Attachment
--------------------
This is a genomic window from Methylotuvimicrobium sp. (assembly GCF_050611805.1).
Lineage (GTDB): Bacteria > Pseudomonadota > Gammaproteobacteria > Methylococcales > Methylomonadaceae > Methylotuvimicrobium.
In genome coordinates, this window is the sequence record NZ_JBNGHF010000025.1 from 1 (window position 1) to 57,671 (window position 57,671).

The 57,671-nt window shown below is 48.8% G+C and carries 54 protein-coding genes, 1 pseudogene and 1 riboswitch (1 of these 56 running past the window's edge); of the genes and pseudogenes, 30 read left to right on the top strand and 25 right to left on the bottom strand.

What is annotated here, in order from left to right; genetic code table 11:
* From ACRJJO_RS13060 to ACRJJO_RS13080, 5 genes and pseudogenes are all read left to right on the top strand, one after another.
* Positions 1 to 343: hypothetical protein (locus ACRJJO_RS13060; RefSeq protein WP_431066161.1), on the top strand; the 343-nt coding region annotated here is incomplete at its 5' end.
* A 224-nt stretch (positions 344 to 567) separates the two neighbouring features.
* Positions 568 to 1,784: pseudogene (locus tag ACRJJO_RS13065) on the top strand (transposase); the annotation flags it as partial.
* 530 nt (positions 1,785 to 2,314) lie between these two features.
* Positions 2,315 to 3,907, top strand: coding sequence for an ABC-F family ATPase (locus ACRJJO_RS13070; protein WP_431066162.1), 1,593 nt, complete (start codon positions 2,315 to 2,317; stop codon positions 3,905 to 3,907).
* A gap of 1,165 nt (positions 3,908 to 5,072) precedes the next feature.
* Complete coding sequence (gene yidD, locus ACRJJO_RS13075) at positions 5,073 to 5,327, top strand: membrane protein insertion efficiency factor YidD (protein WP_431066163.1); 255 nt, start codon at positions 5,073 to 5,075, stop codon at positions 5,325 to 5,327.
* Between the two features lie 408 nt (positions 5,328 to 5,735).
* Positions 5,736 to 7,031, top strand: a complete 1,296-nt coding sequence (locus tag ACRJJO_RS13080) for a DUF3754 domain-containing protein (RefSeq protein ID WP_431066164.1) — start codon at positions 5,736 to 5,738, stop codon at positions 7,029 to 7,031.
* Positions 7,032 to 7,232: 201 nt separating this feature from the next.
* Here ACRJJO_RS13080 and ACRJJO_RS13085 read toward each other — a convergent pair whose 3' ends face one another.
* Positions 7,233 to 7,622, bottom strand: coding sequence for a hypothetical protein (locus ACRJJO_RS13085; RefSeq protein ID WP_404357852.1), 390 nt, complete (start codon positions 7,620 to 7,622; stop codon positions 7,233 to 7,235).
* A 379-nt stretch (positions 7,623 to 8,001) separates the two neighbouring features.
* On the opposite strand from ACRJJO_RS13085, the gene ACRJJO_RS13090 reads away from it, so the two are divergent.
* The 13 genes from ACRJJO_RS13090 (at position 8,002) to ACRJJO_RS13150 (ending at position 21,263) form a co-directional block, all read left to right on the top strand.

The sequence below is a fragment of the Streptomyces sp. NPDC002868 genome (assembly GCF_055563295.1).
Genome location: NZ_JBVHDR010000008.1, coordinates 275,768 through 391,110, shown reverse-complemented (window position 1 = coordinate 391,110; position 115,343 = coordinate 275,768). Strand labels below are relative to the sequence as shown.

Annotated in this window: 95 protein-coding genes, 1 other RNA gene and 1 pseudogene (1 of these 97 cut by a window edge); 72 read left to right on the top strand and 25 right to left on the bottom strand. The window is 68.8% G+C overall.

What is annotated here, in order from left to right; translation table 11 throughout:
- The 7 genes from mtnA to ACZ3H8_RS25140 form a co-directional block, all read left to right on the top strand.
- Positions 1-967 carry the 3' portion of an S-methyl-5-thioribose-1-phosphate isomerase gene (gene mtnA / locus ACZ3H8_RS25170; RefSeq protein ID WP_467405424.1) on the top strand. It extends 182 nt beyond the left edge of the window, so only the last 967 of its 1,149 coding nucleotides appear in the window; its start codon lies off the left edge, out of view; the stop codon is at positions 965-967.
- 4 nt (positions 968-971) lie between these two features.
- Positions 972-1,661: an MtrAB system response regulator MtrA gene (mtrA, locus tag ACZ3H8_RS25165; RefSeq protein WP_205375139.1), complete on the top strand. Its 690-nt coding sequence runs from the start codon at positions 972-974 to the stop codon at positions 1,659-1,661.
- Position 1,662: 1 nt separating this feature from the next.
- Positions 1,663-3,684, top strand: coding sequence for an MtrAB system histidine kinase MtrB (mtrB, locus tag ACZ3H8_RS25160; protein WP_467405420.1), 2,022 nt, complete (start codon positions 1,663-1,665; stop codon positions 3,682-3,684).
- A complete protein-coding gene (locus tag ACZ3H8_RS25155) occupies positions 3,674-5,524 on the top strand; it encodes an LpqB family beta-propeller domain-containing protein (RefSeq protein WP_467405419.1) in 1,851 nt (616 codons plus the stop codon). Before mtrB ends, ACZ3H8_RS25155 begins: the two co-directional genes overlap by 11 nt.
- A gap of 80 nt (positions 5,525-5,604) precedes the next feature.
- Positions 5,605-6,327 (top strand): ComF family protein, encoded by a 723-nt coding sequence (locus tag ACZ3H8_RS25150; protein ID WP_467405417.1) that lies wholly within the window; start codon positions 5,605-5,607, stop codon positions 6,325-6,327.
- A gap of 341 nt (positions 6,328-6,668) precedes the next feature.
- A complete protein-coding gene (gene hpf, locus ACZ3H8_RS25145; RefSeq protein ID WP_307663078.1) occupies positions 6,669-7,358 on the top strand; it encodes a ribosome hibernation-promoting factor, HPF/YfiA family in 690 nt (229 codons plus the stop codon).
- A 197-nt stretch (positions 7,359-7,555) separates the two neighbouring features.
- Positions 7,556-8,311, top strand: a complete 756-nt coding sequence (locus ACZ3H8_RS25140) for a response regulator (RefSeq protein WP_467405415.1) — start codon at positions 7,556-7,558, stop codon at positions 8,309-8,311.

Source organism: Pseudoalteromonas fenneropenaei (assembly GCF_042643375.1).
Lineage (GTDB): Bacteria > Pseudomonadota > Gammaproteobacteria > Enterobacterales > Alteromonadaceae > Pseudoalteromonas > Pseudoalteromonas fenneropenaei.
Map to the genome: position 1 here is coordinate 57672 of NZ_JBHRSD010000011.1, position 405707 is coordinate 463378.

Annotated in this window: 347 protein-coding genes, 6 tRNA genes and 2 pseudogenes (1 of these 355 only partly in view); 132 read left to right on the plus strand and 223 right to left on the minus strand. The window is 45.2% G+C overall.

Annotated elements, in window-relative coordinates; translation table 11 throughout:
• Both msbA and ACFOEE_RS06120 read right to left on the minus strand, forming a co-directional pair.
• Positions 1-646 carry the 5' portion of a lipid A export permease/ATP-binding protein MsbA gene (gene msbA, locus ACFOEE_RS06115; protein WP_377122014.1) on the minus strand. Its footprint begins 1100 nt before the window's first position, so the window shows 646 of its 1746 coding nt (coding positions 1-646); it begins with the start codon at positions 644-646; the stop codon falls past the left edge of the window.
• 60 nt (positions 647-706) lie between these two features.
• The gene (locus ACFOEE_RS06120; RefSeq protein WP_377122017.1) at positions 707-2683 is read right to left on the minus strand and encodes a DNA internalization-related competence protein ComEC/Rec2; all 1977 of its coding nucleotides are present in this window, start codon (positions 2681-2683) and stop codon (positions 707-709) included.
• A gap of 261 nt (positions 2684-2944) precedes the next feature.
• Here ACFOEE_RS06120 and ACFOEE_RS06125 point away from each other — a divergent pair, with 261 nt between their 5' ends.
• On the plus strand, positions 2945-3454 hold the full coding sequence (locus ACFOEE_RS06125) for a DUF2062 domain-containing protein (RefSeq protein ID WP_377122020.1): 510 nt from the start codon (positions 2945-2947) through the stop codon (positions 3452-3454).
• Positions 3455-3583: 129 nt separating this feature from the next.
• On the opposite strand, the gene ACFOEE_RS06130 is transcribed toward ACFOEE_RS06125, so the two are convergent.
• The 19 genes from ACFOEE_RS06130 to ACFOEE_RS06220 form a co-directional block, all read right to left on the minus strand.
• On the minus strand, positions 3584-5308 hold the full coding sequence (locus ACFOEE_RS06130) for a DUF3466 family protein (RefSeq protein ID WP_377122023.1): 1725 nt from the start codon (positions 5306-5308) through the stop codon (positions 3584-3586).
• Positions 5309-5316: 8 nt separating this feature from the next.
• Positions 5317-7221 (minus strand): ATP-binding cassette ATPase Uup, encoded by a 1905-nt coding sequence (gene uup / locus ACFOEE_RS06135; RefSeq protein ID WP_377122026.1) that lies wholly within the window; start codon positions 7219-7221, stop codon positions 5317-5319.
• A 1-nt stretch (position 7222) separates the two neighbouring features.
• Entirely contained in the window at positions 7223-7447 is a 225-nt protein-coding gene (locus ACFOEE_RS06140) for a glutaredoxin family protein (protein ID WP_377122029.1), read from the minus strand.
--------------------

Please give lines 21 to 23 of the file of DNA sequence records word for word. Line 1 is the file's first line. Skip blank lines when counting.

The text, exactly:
* The 13 genes from ACRJJO_RS13090 (at position 8,002) to ACRJJO_RS13150 (ending at position 21,263) form a co-directional block, all read left to right on the top strand.

The sequence below is a fragment of the Streptomyces sp. NPDC002868 genome (assembly GCF_055563295.1).
Genome location: NZ_JBVHDR010000008.1, coordinates 275,768 through 391,110, shown reverse-complemented (window position 1 = coordinate 391,110; position 115,343 = coordinate 275,768). Strand labels below are relative to the sequence as shown.